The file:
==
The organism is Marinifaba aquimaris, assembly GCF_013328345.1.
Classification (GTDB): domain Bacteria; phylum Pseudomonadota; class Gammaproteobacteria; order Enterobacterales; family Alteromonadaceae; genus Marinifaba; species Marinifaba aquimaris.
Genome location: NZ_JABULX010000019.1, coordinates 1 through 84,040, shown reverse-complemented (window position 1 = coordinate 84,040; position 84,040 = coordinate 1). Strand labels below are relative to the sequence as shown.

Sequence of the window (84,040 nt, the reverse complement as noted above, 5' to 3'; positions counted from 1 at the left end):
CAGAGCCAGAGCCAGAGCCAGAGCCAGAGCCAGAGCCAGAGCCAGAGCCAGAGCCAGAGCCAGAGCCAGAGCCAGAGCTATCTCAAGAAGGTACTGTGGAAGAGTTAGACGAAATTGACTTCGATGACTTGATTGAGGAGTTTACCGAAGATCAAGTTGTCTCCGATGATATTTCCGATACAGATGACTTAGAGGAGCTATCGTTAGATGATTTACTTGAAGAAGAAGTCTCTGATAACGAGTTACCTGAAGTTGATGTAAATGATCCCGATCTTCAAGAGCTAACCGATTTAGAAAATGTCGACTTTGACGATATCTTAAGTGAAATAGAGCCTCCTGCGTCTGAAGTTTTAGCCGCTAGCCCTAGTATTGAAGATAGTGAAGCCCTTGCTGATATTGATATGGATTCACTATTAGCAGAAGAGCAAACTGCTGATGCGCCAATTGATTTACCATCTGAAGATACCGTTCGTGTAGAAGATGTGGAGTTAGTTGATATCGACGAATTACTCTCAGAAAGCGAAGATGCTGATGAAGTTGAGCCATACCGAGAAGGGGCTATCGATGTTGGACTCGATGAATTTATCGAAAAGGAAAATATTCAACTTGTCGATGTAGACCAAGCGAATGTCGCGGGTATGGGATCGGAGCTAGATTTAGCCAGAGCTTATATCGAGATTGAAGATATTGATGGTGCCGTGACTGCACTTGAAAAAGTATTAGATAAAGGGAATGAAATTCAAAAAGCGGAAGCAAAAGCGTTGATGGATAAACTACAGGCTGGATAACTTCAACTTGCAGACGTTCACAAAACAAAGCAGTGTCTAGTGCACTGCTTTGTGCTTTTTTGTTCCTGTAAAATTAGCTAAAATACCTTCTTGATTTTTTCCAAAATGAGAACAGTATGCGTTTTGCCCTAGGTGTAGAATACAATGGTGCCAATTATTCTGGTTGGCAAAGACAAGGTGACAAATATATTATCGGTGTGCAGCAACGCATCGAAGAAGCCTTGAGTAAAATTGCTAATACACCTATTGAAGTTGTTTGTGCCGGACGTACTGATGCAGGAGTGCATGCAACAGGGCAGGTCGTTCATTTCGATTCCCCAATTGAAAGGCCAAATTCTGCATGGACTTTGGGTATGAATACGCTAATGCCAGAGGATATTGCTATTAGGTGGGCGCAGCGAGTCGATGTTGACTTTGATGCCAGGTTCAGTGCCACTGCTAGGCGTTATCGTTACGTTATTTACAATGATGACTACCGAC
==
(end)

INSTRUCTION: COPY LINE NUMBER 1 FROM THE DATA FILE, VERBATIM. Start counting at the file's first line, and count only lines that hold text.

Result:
The organism is Marinifaba aquimaris, assembly GCF_013328345.1.